Chinese archaeological workers have unearthed over 200 pieces of oracle bones from four newly discovered pits in Anyang City of central China's Henan Province, the Beijing Morning Post reported Monday.
Oracle bones, or inscribed animal bones and tortoise shells, were used for divination by kings of the Shang Dynasty (16th Century BC-11th Century BC).
The four newly discovered pits are situated within the ruins of Yin Xu, the site of the capital of the Shang Dynasty and are close to Xiaotunnandi Oracle Bones Pit, where 5,000 pieces of oracle bones were excavated in 1973, said the newspaper.
Workers found traces of oracle bones during routine archaeological work and have so far sorted out only five layers of the bones.
One hundred pieces bear inscriptions, and some inscriptions also carried vermilion, said the newspaper.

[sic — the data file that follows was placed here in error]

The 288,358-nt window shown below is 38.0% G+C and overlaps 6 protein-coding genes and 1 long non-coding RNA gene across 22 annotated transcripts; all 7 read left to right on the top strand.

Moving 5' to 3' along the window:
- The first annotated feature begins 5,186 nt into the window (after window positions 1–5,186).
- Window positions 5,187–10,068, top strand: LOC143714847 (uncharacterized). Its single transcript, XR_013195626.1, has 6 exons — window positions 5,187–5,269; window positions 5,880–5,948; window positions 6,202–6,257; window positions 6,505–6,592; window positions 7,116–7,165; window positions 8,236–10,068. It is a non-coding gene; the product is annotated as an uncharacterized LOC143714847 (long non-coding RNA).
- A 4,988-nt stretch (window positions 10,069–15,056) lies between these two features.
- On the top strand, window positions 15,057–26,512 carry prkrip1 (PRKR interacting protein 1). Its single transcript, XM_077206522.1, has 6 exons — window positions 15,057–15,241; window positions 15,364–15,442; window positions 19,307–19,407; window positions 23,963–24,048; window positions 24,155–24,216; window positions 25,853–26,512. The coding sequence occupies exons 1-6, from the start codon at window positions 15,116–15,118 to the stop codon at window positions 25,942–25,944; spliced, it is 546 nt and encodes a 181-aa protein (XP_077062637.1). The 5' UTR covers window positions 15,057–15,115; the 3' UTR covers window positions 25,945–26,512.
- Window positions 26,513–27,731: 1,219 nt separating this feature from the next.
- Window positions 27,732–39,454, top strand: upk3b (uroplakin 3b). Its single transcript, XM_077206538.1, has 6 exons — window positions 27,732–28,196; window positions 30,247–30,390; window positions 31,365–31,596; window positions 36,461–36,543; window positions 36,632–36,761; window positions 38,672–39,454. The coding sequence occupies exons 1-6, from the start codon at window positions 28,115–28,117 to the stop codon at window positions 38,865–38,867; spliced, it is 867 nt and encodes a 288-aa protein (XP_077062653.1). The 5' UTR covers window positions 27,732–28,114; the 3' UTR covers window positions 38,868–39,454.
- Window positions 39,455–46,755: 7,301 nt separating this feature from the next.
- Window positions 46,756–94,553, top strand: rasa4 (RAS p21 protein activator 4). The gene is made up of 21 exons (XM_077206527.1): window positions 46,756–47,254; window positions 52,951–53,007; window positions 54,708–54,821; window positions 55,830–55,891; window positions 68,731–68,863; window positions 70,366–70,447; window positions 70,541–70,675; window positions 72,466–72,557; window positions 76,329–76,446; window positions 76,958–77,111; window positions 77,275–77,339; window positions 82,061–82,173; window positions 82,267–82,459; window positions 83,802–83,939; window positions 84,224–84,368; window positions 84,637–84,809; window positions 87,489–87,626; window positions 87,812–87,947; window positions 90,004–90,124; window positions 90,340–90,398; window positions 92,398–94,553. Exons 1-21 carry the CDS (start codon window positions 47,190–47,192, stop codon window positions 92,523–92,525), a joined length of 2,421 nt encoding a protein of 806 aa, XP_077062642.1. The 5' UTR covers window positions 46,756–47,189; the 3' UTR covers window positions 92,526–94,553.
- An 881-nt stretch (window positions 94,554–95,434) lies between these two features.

Experts say the oracle bones unearthed are from Wuding rein of Shang Dynasty and the research on the newly found oracle bones may throw light on the culture of the Shang Dynasty.
Excavations at the newly found pits are continuing.
To date, Chinese archaeologists have found more than 160,000 pieces of inscribed bones and 10,000 characters, only about 1,000 of which have been deciphered.
Oracle bone inscriptions, which are like the cuneiform writing of the ancient Near East and hieroglyphic writing of ancient Egypt, were discovered more than 100 years ago.
Such inscriptions are one of the oldest forms of writing in the world. Their descendants, the "Han Zi" (Chinese characters), are still in use by about a quarter of the world's population.
(Xinhua News Agency July 29, 2002)